Removing Gum From Your Carpet
Whether it was tracked in on your shoe or fell to the floor during a bubble blowing contest, gum can be one of the most difficult stains to get out of your carpet. Even if you’ve gotten to it quickly, it seems the more you touch it, the sticker and more embedded it becomes. But, with a bit of science on your side, any gum stain can be eliminated with minimal fuss. Science you ask? That’s right: by manipulating the gum’s temperature either higher or lower, you can change its consistency, making it easy to remove. Here’s how:
Start by taking a few ice cubes from your freezer and placing them in a ziplock back, making sure to seal tightly to avoid any leakage. Then, place the ice directly onto the gum stain for approximately 30 minutes. Once the gum is frozen stiff, you can gently begin lifting it from the carpet. The gum may also start to crumble, allowing you to simply pick any larger pieces. Resist the urge to quickly tear the gum up to avoid pulling up a patch of fibers along with it.
While this should take care of the majority of the gum, some stubborn remnants may remain. Using a clean rag, apply a small amount of muscle rub creme, such as Ben Gay, that contains methyl salicylate. The oils in the rub will help loosen the remaining gum from the carpet, which can be then removed with a comb or brush. To get rid of the remaining muscle cream, blot the area with a small amount of soapy water and finish by giving the affected area a quick vacuuming.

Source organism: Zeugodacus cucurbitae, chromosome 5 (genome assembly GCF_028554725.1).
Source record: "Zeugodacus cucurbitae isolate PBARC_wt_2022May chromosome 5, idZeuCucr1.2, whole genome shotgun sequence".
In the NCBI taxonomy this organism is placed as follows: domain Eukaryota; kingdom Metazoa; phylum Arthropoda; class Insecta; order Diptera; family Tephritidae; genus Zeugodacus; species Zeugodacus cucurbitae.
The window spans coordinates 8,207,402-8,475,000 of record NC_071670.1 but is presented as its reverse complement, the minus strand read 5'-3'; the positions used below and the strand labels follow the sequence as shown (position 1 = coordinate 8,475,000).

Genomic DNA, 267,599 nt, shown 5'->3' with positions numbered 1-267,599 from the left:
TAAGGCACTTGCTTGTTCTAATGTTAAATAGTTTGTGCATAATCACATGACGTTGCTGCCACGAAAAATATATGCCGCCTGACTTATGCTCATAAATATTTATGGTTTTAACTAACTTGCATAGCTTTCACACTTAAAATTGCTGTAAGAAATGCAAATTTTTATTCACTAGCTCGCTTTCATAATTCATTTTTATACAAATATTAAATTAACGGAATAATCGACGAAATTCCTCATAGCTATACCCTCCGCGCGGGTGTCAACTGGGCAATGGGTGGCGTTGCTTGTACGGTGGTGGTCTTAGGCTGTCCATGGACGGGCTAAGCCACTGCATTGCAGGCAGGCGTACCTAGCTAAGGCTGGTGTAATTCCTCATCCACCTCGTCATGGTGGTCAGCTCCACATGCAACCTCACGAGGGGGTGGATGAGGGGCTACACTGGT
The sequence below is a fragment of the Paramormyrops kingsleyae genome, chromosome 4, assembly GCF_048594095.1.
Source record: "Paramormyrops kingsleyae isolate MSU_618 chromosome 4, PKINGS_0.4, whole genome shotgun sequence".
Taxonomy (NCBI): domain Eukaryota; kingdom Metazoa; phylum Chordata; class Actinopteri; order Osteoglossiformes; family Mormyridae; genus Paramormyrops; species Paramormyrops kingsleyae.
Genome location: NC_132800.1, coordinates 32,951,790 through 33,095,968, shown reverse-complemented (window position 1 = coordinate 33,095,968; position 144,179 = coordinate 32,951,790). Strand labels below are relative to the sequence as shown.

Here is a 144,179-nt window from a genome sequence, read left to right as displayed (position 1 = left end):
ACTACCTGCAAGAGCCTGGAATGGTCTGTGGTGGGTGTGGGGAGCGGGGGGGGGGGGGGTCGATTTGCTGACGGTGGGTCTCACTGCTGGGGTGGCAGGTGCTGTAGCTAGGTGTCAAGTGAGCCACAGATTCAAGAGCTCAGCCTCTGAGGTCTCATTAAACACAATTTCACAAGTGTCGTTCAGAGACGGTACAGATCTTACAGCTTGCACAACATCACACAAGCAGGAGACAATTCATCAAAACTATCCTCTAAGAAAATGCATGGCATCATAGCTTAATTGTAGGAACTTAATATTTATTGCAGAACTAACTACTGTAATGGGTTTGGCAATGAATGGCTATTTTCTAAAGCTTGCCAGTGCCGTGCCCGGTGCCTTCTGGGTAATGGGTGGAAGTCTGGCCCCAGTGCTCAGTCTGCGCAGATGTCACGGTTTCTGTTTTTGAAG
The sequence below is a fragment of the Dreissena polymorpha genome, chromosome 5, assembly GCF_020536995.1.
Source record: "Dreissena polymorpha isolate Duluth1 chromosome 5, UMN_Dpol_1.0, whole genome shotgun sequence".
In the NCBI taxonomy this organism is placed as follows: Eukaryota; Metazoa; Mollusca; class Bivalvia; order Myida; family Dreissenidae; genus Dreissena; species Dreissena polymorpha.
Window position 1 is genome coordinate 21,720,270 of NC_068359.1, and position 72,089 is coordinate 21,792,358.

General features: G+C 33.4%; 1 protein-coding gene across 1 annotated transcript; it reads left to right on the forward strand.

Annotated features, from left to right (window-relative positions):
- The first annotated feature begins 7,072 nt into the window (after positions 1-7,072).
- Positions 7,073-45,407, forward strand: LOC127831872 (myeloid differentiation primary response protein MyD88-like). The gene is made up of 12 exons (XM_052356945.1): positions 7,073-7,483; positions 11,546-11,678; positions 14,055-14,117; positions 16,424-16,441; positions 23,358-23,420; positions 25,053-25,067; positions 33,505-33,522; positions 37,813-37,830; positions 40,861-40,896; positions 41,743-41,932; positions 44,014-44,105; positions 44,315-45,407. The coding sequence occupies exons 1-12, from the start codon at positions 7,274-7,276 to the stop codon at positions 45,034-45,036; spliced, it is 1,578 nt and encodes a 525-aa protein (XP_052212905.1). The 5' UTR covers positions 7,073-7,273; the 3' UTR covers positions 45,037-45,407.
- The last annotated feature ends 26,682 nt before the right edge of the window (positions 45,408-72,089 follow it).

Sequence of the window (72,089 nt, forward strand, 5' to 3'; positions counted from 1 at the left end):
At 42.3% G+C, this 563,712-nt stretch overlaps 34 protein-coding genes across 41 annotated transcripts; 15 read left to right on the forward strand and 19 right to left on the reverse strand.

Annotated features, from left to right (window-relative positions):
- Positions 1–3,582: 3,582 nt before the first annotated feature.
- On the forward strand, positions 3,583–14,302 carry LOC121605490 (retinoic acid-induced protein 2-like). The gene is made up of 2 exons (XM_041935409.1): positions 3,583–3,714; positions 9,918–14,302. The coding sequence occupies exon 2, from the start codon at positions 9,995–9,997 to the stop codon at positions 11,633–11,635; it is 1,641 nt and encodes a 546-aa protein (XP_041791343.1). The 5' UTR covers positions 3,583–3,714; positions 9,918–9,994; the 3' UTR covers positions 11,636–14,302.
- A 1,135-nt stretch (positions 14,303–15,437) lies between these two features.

Another method to get gum out of your carpet or rug is to heat it up. A word of caution though: heat can severely damage sensitive fibers, particularly wool. If you have any doubts about your carpet’s ability to withstand significant heat, we suggest using the icing method, above.
First, grab some plastic wrap or a plastic grocery bag. Then, get a hair dryer from your bathroom, set it on high heat, and aim it directly at the gum stain. Once the gum is warmed (not baked, just warmed), slowly lift the gum from the carpet using the plastic wrap.
This method is effective because, once the gum is warm, it’s more willing to let go of the carpet and stick to another surface, particularly a plastic one. This process should remove the majority of the gum, but may not get it all. Remove those last resilient bits using the same process as the icing method (muscle rub, blotting, and vacuuming).
With these methods you can quickly and effectively remove gum from your rug or carpet, using items you already have at home. If you’re not satisfied, don’t hesitate to call in a professional cleaning service.